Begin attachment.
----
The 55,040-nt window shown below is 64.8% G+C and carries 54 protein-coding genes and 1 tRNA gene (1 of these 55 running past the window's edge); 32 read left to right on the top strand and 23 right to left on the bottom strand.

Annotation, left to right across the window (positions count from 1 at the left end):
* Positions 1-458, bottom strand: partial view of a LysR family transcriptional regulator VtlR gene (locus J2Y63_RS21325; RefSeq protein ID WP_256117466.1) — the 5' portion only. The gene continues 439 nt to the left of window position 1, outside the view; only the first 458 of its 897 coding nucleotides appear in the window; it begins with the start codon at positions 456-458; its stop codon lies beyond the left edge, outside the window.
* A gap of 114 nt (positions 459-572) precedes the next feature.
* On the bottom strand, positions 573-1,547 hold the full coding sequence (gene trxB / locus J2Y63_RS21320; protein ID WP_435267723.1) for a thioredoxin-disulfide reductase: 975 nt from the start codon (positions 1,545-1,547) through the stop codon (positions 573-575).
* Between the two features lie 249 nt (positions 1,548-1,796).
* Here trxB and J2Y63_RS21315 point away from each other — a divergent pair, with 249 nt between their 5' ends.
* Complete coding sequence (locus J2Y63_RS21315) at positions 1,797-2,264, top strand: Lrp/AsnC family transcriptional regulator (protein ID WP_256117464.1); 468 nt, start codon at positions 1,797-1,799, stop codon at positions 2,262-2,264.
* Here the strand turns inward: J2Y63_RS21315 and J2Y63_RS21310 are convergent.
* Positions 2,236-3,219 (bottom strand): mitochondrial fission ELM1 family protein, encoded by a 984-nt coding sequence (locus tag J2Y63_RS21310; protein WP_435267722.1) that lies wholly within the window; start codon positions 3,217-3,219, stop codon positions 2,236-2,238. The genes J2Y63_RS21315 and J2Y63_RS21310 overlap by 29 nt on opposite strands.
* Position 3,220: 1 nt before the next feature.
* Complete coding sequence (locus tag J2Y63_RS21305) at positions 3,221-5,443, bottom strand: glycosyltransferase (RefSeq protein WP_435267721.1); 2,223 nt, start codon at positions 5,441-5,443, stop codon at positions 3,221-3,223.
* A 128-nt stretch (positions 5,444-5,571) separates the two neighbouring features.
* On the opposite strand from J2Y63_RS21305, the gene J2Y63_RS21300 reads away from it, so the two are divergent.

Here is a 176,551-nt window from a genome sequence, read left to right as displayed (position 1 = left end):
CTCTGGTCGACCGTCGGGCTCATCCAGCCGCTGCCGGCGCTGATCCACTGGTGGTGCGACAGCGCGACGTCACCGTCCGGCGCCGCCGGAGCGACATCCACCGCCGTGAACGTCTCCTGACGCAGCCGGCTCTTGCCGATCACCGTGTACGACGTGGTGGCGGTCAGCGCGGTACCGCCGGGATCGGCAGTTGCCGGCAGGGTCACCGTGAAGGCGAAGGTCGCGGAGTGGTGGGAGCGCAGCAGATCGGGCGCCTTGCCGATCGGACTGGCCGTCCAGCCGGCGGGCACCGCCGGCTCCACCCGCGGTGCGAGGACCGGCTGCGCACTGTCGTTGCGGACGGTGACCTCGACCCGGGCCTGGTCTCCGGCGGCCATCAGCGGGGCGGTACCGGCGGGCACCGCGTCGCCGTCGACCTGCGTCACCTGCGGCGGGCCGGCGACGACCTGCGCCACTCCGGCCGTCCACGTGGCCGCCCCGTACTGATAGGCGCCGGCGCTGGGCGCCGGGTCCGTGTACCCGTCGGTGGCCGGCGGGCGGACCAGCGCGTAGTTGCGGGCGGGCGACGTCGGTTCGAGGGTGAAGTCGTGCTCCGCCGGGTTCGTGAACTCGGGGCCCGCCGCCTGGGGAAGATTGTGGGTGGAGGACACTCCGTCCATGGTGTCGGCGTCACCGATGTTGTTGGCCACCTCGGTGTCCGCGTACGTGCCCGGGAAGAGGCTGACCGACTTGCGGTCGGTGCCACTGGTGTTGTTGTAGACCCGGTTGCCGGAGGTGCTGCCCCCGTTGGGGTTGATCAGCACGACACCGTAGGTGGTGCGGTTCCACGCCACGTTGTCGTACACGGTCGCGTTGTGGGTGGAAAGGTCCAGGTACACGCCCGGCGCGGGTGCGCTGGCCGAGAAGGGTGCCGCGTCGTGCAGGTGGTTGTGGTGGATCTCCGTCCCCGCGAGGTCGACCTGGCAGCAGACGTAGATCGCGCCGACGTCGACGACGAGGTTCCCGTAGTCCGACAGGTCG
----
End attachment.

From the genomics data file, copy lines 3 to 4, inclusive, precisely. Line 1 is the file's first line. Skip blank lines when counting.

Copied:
* Positions 1-458, bottom strand: partial view of a LysR family transcriptional regulator VtlR gene (locus J2Y63_RS21325; RefSeq protein ID WP_256117466.1) — the 5' portion only. The gene continues 439 nt to the left of window position 1, outside the view; only the first 458 of its 897 coding nucleotides appear in the window; it begins with the start codon at positions 456-458; its stop codon lies beyond the left edge, outside the window.
* A gap of 114 nt (positions 459-572) precedes the next feature.